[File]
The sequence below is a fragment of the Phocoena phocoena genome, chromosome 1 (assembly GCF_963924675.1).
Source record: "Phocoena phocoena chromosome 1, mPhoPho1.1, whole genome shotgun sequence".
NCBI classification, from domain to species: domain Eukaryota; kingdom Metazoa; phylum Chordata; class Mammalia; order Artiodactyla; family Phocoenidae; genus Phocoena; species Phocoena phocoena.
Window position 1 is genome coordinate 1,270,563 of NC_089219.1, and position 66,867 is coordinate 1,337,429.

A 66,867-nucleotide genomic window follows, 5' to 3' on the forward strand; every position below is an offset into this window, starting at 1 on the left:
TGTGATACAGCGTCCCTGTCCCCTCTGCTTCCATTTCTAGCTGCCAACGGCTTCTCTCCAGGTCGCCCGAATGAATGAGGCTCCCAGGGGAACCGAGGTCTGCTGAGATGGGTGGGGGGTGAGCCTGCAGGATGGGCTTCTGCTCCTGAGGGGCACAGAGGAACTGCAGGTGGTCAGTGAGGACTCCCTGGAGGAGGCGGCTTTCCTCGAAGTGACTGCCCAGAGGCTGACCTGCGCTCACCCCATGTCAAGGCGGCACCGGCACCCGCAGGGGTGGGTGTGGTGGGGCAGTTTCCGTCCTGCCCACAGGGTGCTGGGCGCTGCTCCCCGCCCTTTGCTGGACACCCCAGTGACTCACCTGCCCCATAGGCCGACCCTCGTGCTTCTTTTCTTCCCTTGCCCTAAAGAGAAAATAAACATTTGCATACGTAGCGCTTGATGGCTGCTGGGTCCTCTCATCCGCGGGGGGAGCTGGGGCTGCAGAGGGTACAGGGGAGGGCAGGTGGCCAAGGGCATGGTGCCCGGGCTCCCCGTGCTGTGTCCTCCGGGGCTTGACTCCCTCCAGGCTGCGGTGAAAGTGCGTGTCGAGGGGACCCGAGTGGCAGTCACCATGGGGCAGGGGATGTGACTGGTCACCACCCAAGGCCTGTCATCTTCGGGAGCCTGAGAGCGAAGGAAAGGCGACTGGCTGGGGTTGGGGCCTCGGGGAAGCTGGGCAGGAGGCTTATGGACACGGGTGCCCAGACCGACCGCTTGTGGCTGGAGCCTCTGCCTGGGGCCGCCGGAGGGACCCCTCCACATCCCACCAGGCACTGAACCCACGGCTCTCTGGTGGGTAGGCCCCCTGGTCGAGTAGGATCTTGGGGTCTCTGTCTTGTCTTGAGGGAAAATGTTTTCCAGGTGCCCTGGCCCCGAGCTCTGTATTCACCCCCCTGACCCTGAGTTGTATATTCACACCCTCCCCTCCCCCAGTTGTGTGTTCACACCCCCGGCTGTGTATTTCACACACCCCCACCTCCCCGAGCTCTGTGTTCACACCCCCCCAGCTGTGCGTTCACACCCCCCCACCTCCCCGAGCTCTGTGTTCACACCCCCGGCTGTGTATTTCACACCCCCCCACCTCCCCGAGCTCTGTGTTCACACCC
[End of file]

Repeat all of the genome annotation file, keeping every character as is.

The sequence below is a fragment of the Phocoena phocoena genome, chromosome 1 (assembly GCF_963924675.1).
Source record: "Phocoena phocoena chromosome 1, mPhoPho1.1, whole genome shotgun sequence".
NCBI classification, from domain to species: domain Eukaryota; kingdom Metazoa; phylum Chordata; class Mammalia; order Artiodactyla; family Phocoenidae; genus Phocoena; species Phocoena phocoena.
Window position 1 is genome coordinate 1,270,563 of NC_089219.1, and position 66,867 is coordinate 1,337,429.

A 66,867-nucleotide genomic window follows, 5' to 3' on the forward strand; every position below is an offset into this window, starting at 1 on the left:
TGTGATACAGCGTCCCTGTCCCCTCTGCTTCCATTTCTAGCTGCCAACGGCTTCTCTCCAGGTCGCCCGAATGAATGAGGCTCCCAGGGGAACCGAGGTCTGCTGAGATGGGTGGGGGGTGAGCCTGCAGGATGGGCTTCTGCTCCTGAGGGGCACAGAGGAACTGCAGGTGGTCAGTGAGGACTCCCTGGAGGAGGCGGCTTTCCTCGAAGTGACTGCCCAGAGGCTGACCTGCGCTCACCCCATGTCAAGGCGGCACCGGCACCCGCAGGGGTGGGTGTGGTGGGGCAGTTTCCGTCCTGCCCACAGGGTGCTGGGCGCTGCTCCCCGCCCTTTGCTGGACACCCCAGTGACTCACCTGCCCCATAGGCCGACCCTCGTGCTTCTTTTCTTCCCTTGCCCTAAAGAGAAAATAAACATTTGCATACGTAGCGCTTGATGGCTGCTGGGTCCTCTCATCCGCGGGGGGAGCTGGGGCTGCAGAGGGTACAGGGGAGGGCAGGTGGCCAAGGGCATGGTGCCCGGGCTCCCCGTGCTGTGTCCTCCGGGGCTTGACTCCCTCCAGGCTGCGGTGAAAGTGCGTGTCGAGGGGACCCGAGTGGCAGTCACCATGGGGCAGGGGATGTGACTGGTCACCACCCAAGGCCTGTCATCTTCGGGAGCCTGAGAGCGAAGGAAAGGCGACTGGCTGGGGTTGGGGCCTCGGGGAAGCTGGGCAGGAGGCTTATGGACACGGGTGCCCAGACCGACCGCTTGTGGCTGGAGCCTCTGCCTGGGGCCGCCGGAGGGACCCCTCCACATCCCACCAGGCACTGAACCCACGGCTCTCTGGTGGGTAGGCCCCCTGGTCGAGTAGGATCTTGGGGTCTCTGTCTTGTCTTGAGGGAAAATGTTTTCCAGGTGCCCTGGCCCCGAGCTCTGTATTCACCCCCCTGACCCTGAGTTGTATATTCACACCCTCCCCTCCCCCAGTTGTGTGTTCACACCCCCGGCTGTGTATTTCACACACCCCCACCTCCCCGAGCTCTGTGTTCACACCCCCCCAGCTGTGCGTTCACACCCCCCCACCTCCCCGAGCTCTGTGTTCACACCCCCGGCTGTGTATTTCACACCCCCCCACCTCCCCGAGCTCTGTGTTCACACCC